It’s no ‘fluke’ that Japanese whaling was banned: it’s just not science

Wednesday, 1 April, 2015

(Sydney, 30 March) Tomorrow marks 12 months since the International Court of Justice (ICJ) ordered Japan to stop killing whales in the Antarctic, saying its whaling programme was not research, just commercial slaughter which violated an International Whaling Commission global moratorium.

However, shortly after the ICJ decision, Japan announced its intention to return to the Southern Ocean, then submitted a new whaling plan to the IWC at the end of last year.  The first report from the IWC’s review process is due by 9 April. 


“In the three decades since the global whaling moratorium was introduced, the IWC has failed to resolve the issue of Japan's scientific whaling; it would be foolish to rely solely on that process now,” said Matt Collis, IFAW’s Marine Campaigns Manager.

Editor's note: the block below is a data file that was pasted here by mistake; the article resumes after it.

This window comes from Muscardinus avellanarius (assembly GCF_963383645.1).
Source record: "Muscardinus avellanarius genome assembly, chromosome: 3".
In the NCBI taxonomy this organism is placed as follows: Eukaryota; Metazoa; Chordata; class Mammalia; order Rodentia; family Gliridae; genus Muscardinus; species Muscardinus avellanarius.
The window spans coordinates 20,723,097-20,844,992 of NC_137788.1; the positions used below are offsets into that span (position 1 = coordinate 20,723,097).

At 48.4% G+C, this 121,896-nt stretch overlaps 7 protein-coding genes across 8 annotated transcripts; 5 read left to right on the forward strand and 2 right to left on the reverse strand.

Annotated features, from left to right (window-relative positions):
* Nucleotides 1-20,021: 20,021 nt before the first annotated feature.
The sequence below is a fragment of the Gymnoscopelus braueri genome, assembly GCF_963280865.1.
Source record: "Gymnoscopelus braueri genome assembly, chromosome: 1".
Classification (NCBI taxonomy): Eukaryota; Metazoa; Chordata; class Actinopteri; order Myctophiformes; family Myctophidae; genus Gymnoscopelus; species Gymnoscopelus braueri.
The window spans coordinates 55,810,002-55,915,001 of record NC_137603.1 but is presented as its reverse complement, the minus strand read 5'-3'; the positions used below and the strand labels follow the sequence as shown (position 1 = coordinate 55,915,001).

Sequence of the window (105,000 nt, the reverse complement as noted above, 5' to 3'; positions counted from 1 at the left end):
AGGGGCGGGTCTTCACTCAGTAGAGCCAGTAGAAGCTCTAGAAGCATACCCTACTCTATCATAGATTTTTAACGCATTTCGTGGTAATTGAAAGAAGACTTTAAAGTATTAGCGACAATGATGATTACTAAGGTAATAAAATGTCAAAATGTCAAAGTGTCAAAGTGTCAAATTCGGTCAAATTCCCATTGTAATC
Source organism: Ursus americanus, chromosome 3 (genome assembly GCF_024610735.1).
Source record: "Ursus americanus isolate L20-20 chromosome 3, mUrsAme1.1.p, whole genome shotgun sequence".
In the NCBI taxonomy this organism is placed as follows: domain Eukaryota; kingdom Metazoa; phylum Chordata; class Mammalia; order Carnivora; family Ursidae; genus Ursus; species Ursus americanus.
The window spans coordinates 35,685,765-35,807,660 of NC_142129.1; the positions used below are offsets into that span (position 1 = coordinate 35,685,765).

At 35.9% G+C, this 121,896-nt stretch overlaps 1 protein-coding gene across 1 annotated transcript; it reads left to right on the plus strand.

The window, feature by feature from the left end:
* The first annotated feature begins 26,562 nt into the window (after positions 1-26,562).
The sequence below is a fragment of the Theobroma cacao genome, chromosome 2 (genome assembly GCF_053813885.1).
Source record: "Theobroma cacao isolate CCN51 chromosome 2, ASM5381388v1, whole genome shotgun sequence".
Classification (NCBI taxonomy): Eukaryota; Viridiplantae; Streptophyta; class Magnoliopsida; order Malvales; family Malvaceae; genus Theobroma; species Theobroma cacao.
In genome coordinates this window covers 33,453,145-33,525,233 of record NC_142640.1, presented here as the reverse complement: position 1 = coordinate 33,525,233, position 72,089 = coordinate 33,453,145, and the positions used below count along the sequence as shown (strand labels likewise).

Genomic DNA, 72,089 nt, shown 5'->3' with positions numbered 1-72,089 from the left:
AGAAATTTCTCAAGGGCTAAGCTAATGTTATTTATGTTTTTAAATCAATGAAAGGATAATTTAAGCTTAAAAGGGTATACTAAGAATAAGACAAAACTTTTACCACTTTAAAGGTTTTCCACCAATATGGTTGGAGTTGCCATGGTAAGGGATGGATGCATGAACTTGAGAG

“IFAW urges the Australian Government to increase diplomatic pressure on Japan not to resume whaling. The Prime Minister of New Zealand John Key understood this when he raised it last week with his Japanese counterpart and we need the Australian Government to make similar high level representations.


“Japan plans to kill 4000 whales over the next 12 years for products nobody needs and science nobody respects,” he said.


“The massive success last year of a win in the ICJ provides the greatest opportunity in a generation to end Antarctic whaling. Australians expect our Government not to squander it,” Mr Collis said.

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Brian Sharp, Emergency Relief Officer, Stranding Coordinator
Manager, Marine Mammal Rescue and Research
Dr. Maria (Masha) N. Vorontsova, Regional Director, Russia & CIS
Regional Director, Russia & CIS
Matt Collis, Director, International Policy
Director, International Policy
Patrick Ramage, Program Director, Whales
Program Director, Marine Conservation